R. Yom Tov ben Avraham Ishvili (“of Seville”) – ריטב”א – ר’ יום טוב בן אברהם אשבילי (c. 1250–1330) is one of the foremost Sefardi commentators on the Talmud.
|Name(s)||Ritva – R. Yom Tov ben Avraham Ishvili (“of Seville”)|
ריטב”א – ר’ יום טוב בן אברהם אשבילי
|Region/Main Residence||Sefaradi – Spain / Zaragoza (Saragossa)|
|Teachers/Influences||Rashba, Ra’ah / Ramban|
|Major Works||Commentary on the Talmud; responsa|
|Minor Works||Hilchot Berachot; Sefer ha-Zikaron, defending Rambam from Ramban’s criticisms; Commentary on the Haggadah|
Though his family was apparently from Seville in southern Spain, Ritva is associated with Zaragoza (Saragossa) in Aragon, where he was a dayan (rabbinical court judge), as confirmed by Aragonese archival documents. An initiate of the Kabbalah of his teachers, Rashba and Ra’ah (R. Avraham ha-Levi of Barcelona), Ritva was also well-read in logic and other rationalist philosophy. This type of Sefardi synthesis is characteristic of Ritva’s thought.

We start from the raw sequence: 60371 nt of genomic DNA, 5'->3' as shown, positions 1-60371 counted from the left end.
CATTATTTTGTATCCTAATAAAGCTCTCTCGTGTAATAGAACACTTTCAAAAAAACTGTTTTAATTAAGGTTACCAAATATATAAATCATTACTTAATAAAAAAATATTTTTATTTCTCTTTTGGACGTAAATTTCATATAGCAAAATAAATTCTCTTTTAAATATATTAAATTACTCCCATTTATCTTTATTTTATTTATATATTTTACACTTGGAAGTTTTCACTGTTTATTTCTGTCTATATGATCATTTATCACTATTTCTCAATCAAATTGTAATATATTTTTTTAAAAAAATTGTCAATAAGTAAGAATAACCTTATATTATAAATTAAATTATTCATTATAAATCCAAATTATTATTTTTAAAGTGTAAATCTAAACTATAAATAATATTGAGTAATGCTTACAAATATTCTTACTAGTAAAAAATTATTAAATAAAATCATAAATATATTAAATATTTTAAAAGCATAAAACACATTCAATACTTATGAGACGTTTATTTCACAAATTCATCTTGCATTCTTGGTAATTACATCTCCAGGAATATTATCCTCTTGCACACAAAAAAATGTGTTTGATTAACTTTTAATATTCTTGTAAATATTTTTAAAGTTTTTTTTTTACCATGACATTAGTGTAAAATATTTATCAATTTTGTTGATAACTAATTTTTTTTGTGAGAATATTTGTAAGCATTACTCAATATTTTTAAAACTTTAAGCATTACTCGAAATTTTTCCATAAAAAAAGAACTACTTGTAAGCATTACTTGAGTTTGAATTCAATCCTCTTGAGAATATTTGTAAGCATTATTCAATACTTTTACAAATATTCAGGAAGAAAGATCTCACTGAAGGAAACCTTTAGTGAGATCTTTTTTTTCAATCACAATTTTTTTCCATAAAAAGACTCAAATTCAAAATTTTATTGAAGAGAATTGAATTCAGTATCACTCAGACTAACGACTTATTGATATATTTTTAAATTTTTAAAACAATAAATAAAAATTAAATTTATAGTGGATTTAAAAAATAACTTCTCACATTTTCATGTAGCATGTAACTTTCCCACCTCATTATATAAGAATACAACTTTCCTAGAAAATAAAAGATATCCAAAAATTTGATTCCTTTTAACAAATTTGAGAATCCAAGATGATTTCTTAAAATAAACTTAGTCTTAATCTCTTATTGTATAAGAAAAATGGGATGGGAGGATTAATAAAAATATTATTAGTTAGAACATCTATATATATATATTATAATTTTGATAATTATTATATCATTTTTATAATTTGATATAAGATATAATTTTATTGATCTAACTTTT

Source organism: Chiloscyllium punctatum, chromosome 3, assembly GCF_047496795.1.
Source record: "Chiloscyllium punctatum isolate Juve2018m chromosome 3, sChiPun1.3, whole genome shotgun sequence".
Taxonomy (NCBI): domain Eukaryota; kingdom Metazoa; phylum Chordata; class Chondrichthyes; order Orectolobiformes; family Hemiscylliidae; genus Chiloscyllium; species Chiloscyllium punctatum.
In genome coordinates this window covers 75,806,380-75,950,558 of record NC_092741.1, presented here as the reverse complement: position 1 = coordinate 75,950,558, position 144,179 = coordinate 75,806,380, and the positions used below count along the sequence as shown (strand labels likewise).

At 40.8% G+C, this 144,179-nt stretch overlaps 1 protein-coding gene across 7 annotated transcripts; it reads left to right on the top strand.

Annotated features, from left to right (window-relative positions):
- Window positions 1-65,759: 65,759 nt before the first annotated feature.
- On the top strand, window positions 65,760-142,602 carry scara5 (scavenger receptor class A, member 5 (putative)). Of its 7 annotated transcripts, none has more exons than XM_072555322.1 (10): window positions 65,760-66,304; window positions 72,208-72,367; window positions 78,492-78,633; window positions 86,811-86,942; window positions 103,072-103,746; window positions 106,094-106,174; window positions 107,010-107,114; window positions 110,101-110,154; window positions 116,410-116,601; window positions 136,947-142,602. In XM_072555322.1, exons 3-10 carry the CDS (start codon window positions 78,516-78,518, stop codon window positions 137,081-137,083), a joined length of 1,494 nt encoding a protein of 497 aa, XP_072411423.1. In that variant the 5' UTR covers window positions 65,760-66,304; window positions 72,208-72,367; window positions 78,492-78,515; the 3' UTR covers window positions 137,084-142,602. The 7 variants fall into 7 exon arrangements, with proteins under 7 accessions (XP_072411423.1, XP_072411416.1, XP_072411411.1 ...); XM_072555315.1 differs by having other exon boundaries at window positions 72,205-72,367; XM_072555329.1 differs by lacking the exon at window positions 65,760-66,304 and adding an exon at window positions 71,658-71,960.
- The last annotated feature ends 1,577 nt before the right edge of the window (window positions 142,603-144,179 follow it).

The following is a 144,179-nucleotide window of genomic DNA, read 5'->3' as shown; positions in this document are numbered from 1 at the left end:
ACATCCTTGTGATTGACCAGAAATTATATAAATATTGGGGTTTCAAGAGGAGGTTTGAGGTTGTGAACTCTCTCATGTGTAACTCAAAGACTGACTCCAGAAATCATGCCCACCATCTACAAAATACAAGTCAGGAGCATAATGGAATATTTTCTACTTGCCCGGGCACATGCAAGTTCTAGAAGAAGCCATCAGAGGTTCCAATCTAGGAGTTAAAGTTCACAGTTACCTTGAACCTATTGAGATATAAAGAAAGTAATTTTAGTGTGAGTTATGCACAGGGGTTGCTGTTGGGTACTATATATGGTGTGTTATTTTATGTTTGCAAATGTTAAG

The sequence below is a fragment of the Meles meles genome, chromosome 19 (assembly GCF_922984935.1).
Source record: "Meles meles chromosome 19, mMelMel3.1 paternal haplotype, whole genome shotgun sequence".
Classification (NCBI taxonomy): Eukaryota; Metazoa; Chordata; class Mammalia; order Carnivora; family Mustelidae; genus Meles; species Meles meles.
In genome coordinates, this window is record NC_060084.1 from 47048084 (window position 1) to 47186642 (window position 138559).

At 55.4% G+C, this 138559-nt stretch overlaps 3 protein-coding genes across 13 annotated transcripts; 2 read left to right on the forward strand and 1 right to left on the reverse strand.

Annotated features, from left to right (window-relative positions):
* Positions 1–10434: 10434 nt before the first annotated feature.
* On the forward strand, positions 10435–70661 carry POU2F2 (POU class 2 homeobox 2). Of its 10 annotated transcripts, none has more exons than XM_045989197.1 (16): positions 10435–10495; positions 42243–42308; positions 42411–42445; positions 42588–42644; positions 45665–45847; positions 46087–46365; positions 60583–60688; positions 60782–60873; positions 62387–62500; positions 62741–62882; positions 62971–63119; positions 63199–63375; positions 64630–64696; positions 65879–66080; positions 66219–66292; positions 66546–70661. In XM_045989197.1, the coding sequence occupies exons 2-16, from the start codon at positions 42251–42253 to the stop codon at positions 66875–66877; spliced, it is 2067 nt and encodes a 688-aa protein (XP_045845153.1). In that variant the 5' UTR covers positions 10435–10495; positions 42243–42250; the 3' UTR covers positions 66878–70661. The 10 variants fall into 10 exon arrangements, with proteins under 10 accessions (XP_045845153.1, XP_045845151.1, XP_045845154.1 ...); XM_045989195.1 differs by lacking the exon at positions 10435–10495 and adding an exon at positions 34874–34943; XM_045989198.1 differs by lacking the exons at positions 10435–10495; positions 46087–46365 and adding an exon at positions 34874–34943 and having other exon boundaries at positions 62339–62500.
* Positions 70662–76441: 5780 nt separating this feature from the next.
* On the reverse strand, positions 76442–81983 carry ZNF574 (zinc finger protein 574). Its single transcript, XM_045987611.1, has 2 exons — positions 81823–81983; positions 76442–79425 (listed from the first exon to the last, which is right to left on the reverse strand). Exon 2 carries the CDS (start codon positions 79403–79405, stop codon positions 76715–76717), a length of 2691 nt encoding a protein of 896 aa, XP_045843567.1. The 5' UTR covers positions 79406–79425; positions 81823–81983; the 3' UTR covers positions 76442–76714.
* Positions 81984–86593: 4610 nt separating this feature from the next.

Ritva’s Talmud Commentary is a classic of the genre, allowing its reader to get a clear account of scholarly thought on the sugya (section of Talmud) from the time of the Geonim down to Ritva’s time, as well as his own insights. Included are Sefardim and Ashkenazim alike. The Commentary extends to Berachot, Seder Moed, parts of Seder Nashim, parts of Seder Nezikin, and Chullin. It remains a mainstay of the yeshiva curriculum until today.
Ritva’s teshuvot (legal responsa) also contain rich halachic and historical material. They were first published in their entirety by R. Yosef Kapach (Kafih) in 1959.